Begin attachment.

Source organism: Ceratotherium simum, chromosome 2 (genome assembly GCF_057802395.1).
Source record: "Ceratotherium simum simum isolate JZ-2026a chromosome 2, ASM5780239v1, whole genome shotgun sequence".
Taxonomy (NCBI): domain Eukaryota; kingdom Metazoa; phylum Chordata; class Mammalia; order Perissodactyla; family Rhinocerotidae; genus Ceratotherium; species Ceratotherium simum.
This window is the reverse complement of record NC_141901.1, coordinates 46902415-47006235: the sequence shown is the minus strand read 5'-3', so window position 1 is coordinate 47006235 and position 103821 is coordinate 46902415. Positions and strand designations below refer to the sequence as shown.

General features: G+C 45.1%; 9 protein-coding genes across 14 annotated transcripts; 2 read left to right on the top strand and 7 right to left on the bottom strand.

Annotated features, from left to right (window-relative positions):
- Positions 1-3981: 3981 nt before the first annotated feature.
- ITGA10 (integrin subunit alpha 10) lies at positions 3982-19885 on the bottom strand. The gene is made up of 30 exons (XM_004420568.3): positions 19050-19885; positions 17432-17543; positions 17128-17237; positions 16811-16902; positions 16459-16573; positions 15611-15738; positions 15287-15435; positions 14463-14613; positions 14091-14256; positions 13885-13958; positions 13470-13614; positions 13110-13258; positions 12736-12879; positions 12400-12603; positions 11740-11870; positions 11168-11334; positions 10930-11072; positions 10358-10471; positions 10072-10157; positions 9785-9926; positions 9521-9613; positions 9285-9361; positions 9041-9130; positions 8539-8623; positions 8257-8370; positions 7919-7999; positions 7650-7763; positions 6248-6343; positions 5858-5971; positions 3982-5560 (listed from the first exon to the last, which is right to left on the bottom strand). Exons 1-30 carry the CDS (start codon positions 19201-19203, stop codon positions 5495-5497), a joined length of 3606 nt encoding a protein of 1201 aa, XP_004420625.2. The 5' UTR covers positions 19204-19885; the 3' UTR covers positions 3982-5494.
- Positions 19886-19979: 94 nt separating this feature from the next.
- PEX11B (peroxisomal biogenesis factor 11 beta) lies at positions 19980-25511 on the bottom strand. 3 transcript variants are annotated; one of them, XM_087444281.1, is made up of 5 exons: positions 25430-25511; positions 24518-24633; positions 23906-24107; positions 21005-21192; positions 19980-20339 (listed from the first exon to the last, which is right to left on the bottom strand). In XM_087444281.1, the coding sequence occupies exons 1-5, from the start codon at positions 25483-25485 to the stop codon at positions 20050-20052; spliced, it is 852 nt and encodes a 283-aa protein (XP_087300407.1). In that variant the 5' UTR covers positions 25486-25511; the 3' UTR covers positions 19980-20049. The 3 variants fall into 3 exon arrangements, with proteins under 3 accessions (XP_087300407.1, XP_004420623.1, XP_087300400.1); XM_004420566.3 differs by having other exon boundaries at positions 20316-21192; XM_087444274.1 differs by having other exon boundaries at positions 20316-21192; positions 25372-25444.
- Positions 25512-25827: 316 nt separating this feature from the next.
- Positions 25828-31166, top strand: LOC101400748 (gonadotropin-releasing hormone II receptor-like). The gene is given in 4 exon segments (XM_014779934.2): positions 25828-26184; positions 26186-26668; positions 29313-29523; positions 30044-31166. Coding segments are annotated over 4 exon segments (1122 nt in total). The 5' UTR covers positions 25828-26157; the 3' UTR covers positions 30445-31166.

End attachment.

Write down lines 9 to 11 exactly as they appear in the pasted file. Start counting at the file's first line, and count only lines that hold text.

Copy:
- Positions 19886-19979: 94 nt separating this feature from the next.
- PEX11B (peroxisomal biogenesis factor 11 beta) lies at positions 19980-25511 on the bottom strand. 3 transcript variants are annotated; one of them, XM_087444281.1, is made up of 5 exons: positions 25430-25511; positions 24518-24633; positions 23906-24107; positions 21005-21192; positions 19980-20339 (listed from the first exon to the last, which is right to left on the bottom strand). In XM_087444281.1, the coding sequence occupies exons 1-5, from the start codon at positions 25483-25485 to the stop codon at positions 20050-20052; spliced, it is 852 nt and encodes a 283-aa protein (XP_087300407.1). In that variant the 5' UTR covers positions 25486-25511; the 3' UTR covers positions 19980-20049. The 3 variants fall into 3 exon arrangements, with proteins under 3 accessions (XP_087300407.1, XP_004420623.1, XP_087300400.1); XM_004420566.3 differs by having other exon boundaries at positions 20316-21192; XM_087444274.1 differs by having other exon boundaries at positions 20316-21192; positions 25372-25444.
- Positions 25512-25827: 316 nt separating this feature from the next.